The xx / I See You

I See You is the xx like never before. Yet at the same time, the trio of vocalist/guitarist Romy Madley Croft, vocalist/bassist Oliver Sim, and percussionist/producer Jamie Smith remain indebted to their signature blend of ambient pop and indietronica. Coming from the success of Jamie xx’s 2015 In Colour, it was inevitable the xx would begin to reinvent their sound, upping the ante on the percussion side while retaining the neo-romantic dream pop stylings of their previous efforts.

Album opener Dangerous feels like one of Jamie xx’s In Colour prototypes, but Romy’s and Oliver’s contributions barely feel tacked on at all. The trio works well together, with thick brass hits and bouncy percussion creating the xx’s easily most groove-laden and danceable track. At first glance, the atypical Dangerous would put off most longtime listeners of the band, but the xx steer away from this lush sound throughout the rest of the album, returning to their minimalist pop roots for most tracks. Abandoning dense percussion for tracks like Replica and I Dare You seems sparse at first, but its easily more appropriate for these slower paced songs.

Say Something Loving sees Romy and Oliver spar with one another over layers of Jamie’s washed out percussion; the interplay between the vocals is what makes it. Alone, neither of their voices are poignant enough to take hold of the track, but together, Romy’s high-pitched performance and Oliver’s deep croons work beautifully together. With a sample of the Alessi Brothers’ 1976 Do You Feel It? coming forward to bridge their verses every once and a while, Say Something Loving is a chorus of diverse voices that surprisingly works.

On Lips and A Violent Noise, the xx form walls of dreamy sound, that while captivating and engaging at first, soon stagnate and grow uninteresting. The duo’s vocals do little to alleviate this, as it’s really Jamie’s ambient percussive elements that stand out to drive the track forward. A sample of David Lang’s Just (After Song of Songs) stands out on Lips as a very signature Jamie xx addition; yet instead of a captivating UK bass groove, listeners are hit with water droplet like drums that the other two-thirds of the xx fail to capitalize on. It’s not a bad track, but it’s one of those moments where it seems like it worked have worked much better on a Jamie xx solo project.

Halfway through the album, by Performance, the xx exchange percussion for an ambient ballad soloed by Romy. Descending strings in the background evoke a very Kid A- or Sigur Ros-esque atmosphere of ambient tension, although like many of I See You’s tracks, the xx create a great idea with little progression. This issue is most evident on the closing track Test Me, more of a theatre of ambience consisting of all buildup rather than any sort of resolution or climax to the momentum constructed throughout the rest of the album.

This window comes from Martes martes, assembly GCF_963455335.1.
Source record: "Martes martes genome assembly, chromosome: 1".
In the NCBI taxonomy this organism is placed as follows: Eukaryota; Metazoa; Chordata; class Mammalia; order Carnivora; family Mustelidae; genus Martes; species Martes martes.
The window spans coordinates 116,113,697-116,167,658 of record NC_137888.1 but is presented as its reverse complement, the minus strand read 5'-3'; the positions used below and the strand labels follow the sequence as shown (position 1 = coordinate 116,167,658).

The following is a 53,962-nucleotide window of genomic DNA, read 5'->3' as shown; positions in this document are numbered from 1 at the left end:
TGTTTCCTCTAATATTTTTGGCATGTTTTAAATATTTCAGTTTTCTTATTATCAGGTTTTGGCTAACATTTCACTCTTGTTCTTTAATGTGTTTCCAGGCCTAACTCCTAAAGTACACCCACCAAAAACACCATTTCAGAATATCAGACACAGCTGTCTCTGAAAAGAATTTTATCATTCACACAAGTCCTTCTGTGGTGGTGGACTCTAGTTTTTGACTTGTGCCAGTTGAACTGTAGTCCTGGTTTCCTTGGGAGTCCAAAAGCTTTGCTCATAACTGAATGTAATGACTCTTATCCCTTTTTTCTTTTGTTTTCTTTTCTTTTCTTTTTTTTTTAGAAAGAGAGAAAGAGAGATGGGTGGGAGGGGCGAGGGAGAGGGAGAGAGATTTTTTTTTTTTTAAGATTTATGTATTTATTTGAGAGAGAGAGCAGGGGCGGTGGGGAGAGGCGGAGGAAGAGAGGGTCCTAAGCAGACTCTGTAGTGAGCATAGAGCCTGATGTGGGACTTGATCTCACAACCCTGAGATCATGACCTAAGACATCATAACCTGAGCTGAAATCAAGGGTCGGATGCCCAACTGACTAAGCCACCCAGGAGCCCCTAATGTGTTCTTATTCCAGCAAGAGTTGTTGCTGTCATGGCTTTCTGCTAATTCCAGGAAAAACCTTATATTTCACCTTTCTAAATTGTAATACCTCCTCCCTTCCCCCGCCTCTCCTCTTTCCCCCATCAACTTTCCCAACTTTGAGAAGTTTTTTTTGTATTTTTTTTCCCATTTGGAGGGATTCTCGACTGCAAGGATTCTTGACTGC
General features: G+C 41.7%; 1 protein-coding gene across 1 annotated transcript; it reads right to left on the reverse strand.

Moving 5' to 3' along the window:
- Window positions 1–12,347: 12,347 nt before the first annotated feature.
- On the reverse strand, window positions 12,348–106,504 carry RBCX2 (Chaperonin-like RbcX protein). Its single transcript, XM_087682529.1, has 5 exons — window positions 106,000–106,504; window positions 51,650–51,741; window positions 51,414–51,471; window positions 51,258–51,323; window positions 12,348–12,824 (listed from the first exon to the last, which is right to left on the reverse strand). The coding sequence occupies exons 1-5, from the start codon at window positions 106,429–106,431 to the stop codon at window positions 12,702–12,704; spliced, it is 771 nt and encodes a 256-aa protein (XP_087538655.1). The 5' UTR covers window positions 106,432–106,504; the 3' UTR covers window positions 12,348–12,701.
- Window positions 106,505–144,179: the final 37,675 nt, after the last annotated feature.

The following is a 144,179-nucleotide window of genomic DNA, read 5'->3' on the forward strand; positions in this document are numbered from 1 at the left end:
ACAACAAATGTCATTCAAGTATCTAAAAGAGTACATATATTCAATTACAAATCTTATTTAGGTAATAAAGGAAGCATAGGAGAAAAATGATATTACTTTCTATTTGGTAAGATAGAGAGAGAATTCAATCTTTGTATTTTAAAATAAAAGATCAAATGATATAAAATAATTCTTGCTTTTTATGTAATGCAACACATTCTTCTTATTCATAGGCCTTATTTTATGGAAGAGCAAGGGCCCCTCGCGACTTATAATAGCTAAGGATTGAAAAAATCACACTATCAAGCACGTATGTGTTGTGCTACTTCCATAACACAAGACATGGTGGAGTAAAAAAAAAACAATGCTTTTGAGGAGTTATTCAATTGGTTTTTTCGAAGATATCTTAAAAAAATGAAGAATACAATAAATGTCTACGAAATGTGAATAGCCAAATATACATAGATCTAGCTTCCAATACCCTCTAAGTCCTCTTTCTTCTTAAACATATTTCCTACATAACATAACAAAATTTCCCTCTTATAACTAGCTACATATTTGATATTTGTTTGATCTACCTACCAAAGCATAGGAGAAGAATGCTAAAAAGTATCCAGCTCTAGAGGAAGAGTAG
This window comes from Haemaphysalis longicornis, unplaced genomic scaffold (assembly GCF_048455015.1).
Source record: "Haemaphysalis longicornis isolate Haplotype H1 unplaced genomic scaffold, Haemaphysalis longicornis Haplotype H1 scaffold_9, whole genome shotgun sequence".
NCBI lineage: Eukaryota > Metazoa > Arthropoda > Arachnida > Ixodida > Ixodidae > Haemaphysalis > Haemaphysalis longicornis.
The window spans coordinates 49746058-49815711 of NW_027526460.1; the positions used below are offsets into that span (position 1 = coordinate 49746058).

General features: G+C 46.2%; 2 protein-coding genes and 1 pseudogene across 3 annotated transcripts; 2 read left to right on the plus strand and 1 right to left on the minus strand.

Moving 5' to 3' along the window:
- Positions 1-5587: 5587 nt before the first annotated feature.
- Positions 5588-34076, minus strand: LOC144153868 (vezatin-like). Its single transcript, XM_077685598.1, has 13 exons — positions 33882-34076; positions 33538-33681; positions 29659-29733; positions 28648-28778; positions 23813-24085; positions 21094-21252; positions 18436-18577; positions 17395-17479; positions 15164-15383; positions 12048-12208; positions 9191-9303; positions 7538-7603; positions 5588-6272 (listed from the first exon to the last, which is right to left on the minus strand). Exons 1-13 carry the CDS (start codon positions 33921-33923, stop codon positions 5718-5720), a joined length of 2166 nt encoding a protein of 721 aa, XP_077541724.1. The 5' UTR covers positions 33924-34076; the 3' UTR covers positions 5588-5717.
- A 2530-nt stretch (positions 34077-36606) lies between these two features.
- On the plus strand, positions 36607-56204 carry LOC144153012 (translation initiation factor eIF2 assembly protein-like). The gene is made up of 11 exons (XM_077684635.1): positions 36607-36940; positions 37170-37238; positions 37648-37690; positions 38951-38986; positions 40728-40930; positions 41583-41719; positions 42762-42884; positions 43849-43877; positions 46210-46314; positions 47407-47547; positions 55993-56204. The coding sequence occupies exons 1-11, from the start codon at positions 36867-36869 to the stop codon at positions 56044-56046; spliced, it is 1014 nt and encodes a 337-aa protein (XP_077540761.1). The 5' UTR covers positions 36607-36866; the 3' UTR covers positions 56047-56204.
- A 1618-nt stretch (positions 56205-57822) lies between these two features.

Even so, I See You’s high points are stunning and easily overshadow its few weaker tracks. On Hold, the album’s first single and by far its most evocative and outstanding track, shines as a beacon of dreamy, ambient pop amidst a sea of indie pop groups flooding the airwaves with second-rate indietronica. Ambient synthesizers beautifully complement guitars, while Oliver provides a hook that is both catchy and poignant. On Hold is the best example of the xx reconciling their signature style with Jamie xx’s innovations; hazy guitar chords coalesce with wailing electronic tones, backed by alt-dance rhythms that bring it all together. The momentum leading into the second hook is I See You’s most powerful moment. Oliver croons as Jamie’s drums slowly come back into focus, culminating in the remarkably catchy use of a sample from Hall and Oates’ I Can’t Go For That (No Can Do), providing a breakdown and an infectious hook.

I See You is not a startling innovation for dream pop or ambient dance, but for the xx, it is a total makeover. Its melancholy, moody ballads remain interesting after multiple listens, but its the uptempo inventive dance tracks like On Hold and Dangerous that will get stuck in your head and bring the audience back for a second round with its more ambient experiments. The trio have carved themselves out a unique sound that can surely only progress in the future.

81 / 100

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